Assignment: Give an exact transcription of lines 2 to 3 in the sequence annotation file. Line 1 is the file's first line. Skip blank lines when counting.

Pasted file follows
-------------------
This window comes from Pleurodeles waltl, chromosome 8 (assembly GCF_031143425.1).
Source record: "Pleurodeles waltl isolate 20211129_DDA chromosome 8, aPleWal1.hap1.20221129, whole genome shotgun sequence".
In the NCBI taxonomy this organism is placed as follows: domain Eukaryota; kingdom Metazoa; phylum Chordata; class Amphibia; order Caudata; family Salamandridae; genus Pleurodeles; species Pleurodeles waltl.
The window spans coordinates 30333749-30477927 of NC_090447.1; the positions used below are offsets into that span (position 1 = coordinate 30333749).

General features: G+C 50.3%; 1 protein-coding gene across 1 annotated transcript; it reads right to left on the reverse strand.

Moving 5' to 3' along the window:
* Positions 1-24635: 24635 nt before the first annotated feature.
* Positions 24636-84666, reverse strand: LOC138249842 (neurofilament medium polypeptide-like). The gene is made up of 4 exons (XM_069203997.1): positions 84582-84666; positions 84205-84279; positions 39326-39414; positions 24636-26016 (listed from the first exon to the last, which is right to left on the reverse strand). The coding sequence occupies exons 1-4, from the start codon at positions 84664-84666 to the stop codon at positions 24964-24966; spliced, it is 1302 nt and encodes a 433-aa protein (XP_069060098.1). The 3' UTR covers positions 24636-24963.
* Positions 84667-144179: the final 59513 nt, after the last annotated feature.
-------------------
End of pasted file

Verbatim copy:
Source record: "Pleurodeles waltl isolate 20211129_DDA chromosome 8, aPleWal1.hap1.20221129, whole genome shotgun sequence".
In the NCBI taxonomy this organism is placed as follows: domain Eukaryota; kingdom Metazoa; phylum Chordata; class Amphibia; order Caudata; family Salamandridae; genus Pleurodeles; species Pleurodeles waltl.